“Bill talked about social change, I embodied it,” Clinton wrote in “Living History,” her autobiography.
Meetings were her milieu. She would arrive toting the crisp yellow legal pads she had carried habitually since her days as a corporate lawyer. Armed with an exhaustively researched grasp of the issues at hand, she would press for still more options while lacerating opposing arguments with surgical precision.
Clinton’s all-access pass into the West Wing gave her an intimate education in presidential decision-making that none of her opponents can claim. She observed at close range how big government works, and she learned painfully from her missteps how easily it bogs down.
The L.A. Times notes that there were difficulties in the White House years and that Hillary never had ultimate executive authority. But the difficulties then are pluses now:
Presidential historian James McGregor Burns, who studied the uneasy dynamics of the Clinton White House, said that even her setbacks amounted to “educational failures” that toughened her for the long run.
“She’s been tested over and over again,” Burns said. “The question for voters is whether they feel she passed those tests and whether they think she learned from them.”
Hillary’s history as an advisor in 1991’s presidential election campaign was presaged by experience in the 1972 and 1976 McGovern and Carter presidential campaigns. Once in the White House Hillary was a major player:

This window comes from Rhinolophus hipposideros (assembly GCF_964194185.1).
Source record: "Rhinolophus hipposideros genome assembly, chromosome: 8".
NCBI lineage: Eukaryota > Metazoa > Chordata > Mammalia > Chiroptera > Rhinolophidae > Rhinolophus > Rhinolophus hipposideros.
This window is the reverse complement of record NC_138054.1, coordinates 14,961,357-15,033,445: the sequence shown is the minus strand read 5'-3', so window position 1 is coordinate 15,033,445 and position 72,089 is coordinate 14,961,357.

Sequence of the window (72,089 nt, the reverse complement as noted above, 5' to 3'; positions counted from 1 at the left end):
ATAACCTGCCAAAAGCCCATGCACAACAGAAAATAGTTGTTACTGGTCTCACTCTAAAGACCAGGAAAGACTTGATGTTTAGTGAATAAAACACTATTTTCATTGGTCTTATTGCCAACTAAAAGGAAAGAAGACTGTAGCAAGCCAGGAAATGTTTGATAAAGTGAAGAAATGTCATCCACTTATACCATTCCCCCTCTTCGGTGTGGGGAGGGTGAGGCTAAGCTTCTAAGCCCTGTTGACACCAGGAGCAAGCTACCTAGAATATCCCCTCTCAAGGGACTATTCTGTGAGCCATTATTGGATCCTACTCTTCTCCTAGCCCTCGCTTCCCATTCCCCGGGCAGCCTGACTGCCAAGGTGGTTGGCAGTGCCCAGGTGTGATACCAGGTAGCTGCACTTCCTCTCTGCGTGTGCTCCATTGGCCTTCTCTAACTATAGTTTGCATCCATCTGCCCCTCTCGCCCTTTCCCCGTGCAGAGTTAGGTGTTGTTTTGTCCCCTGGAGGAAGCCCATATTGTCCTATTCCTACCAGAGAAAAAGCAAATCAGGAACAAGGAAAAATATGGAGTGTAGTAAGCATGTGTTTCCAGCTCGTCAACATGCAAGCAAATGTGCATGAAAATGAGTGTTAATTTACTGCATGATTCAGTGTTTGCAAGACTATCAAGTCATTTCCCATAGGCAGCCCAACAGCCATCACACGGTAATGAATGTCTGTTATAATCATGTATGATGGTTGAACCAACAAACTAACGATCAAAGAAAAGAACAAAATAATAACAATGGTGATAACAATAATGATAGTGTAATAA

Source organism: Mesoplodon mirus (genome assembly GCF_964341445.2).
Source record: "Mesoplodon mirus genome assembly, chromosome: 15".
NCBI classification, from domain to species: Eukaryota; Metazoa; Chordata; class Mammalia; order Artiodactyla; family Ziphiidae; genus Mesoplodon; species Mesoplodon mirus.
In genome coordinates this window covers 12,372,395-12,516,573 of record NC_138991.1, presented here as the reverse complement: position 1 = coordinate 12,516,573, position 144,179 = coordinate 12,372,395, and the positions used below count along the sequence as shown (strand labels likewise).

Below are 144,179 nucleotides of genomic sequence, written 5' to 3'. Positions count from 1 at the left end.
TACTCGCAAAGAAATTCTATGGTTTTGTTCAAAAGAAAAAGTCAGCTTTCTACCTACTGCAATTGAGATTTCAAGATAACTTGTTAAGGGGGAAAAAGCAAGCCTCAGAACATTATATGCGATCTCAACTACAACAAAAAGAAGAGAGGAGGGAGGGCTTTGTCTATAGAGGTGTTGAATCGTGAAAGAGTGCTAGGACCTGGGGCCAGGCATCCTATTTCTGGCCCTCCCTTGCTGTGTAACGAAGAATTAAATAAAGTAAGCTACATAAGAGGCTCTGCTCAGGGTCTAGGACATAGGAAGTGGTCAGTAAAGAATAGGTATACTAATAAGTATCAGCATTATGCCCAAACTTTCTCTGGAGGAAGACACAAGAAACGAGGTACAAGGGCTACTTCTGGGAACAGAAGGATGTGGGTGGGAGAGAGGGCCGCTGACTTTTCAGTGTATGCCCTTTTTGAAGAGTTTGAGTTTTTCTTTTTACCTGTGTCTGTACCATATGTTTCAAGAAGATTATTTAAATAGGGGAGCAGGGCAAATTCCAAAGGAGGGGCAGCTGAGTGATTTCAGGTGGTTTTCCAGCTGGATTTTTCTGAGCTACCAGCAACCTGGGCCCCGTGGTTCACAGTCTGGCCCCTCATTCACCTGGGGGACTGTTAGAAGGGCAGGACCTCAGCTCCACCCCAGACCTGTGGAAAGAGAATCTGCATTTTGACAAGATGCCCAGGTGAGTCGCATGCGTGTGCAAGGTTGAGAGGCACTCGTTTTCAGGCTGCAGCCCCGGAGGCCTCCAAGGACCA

From the start, Clinton’s campaign role was left as amorphous as possible, allowing her to carve out her own domain.
“No one raised a question about how her role was defined,” recalled lawyer Mickey Kantor, the campaign chairman. “It was assumed. You wanted her involved at the highest level.”
Involved she was, and in everything. She used her ties to New York legal circles to raise cash and tap political pros. While staffers took a breather on a bus caravan through Texas, old friend Bill Burton watched as “Hillary sat in the back and took charge of a press release on natural-gas policy.” As she peppered her husband’s aides with strategy, she was empire-building — cherry-picking loyalists who would work at the core of her White House staff.
Kantor and other campaign veterans credit her as the driving force behind the rapid-response “war room” operation. Later, she rode herd on the “defense team,” a cloistered group of staffers and lawyers who fended off media queries about the couple’s financial deals, rumors of Bill’s infidelity and his youthful dealings with Arkansas draft officials during the Vietnam War.
“She methodically set down the counter-strategy in a disciplined way,” said Betsey Wright, who ran the unit from Little Rock, Ark.
Democrats who think the Ripublicans will sit back and sing Kumbaya after the next election have not been paying attention. Newt Gingrich deliberately set out in the 1990s to remove Democrats from power. Using tools such as “term limits”, scandal mongering (which drove out the Democratic Speaker of the House) and other hardball tactics coordinated with allied media outlets and talk radio the Ripublicans took control of the government.
The full sum of the Hillary White House years, the good and the bad, will prove valuable when Hillary becomes the chief executive.
Obama can tout his child tourism all he wants. But for the office of the President, we need someone with adult experience.